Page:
11 Sep

They are called Tolchock. They are from Japan. They are two people who like to play loudly, for extended periods of time. Their cassette, on Sky Lantern Records, is called “After Fog Open,” and the first of three songs clocks in at a length of eighteen minutes and forty-four seconds.

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It’s possible that along your way through “After Fog Open, you’ll hear bass and drums and guitars and howls and moans (of the type that arouse suspicions of Daughters of the Sun-worship, though that’s really just us doing the worshiping). It’s possible that you’ll at one point hear a flute that seems to come alive, Freddie-style, and just as soon appears to perish in a swell of volume.

Anything is possible with Tolchock and we find their sound to be extraordinary.

Everything else is up to you.

So let’s talk about something else.

And make no mistake – “After Fog Open” is perfect, absolutely perfect, for something else. For contemplating something else. For doing something else. For going somewhere else. And that something else, of course, can only be this, can only be what is right here. Only “things as it is.”

And what’s right here is Tolchock. And Tolchock is something else, indeed. It is the insistent pull of the drone that dominates the duo’s doings, igniting crushing constellations of sound from modest parameters, creating these inconceivably monolithic songs quite literally out of thin air, manifested in patterns that quickly turn in on themselves, repeat themselves, double themselves, become unmoored from themselves, contradict themselves, unleash themselves, see themselves through.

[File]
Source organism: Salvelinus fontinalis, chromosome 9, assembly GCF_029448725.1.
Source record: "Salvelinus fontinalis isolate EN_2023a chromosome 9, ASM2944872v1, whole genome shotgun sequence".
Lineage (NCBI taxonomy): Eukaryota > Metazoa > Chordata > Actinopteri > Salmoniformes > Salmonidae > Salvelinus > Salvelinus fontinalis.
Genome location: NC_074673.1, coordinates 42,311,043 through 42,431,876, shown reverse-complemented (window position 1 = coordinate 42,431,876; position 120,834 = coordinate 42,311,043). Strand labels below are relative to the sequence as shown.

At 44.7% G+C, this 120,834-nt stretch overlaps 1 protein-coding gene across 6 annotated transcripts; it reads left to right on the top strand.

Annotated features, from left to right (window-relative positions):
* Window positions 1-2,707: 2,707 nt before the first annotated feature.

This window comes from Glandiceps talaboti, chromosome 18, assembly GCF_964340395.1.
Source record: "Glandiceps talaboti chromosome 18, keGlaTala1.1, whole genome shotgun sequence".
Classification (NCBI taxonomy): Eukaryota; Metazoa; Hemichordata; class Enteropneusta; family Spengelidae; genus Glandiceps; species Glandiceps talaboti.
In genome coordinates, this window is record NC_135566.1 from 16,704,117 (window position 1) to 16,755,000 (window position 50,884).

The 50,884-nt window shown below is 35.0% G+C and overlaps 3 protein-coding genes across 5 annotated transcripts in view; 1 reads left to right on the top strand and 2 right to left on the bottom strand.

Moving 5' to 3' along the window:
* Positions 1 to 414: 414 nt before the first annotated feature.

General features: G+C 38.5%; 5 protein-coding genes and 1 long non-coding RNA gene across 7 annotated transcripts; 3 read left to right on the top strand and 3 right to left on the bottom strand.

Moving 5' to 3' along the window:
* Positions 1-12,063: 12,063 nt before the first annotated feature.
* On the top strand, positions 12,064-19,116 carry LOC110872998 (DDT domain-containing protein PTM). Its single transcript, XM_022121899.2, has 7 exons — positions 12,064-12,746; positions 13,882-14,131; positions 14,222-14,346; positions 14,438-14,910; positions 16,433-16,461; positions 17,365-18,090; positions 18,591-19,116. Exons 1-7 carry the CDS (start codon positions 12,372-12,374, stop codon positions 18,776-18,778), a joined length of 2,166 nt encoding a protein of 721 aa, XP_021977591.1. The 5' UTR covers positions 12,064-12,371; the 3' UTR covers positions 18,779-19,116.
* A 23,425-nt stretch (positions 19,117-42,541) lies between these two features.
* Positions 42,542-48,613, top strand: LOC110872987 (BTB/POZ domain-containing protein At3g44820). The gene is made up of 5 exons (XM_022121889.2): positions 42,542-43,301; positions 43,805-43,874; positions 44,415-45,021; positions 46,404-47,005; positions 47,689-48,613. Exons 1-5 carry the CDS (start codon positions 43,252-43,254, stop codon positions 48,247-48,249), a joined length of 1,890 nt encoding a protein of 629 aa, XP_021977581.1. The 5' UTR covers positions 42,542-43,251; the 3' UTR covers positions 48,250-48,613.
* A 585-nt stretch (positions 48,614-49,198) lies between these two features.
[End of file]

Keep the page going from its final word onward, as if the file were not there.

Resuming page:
You may find yourself – or your lack-of-self thereof – following a similar pattern. But as we say: everything else is up to you.

“After Fog Open” is available on cassette from Sky Lantern Records. A digital version is available at the band’s Bandcamp page.

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“So if you think enlightenment is just a personal experience, this idea of enlightenment is like collecting only square stones or only round stones. If someone likes beautiful stones, in which you can see something blue and some­thing white, if that is his enlightenment, he will keep collecting the same stones. But with so many of the same stones, you cannot build an interesting garden. You should use various stones. Enlightenment is the same. If you attach to some par­ticular enlightenment, that is not true enlightenment. You should have various enlightenments. And you should experience various experiences, and you should put more emphasis on relation­ships between one person and another. In this way, we should practice back and forth, according to the position in which we find ourselves.

This is the outline of our practice and how you attain it. If enlightenment is just collecting, or just being proud of a kind of experience, that kind of ex­perience will not help you at all. And if that were enlightenment, there would have been no need for Buddha to strive hard to save people after he attained enlightenment. What is the purpose of wandering about the dusty road of illusion? If attaining enlightenment is the purpose of zazen, why did Bodhi­dharma come to China from India and sit for nine years on Shaolin Mountain? The point is to find our position moment after moment, and to live with people moment after moment according to the place. That is the purpose of our practice.” – Shunryu Suzuki Roshi



  1. Lieutenant Spliff September 29, 2014 at 2:56 pm #

    Sold, dude 🙂

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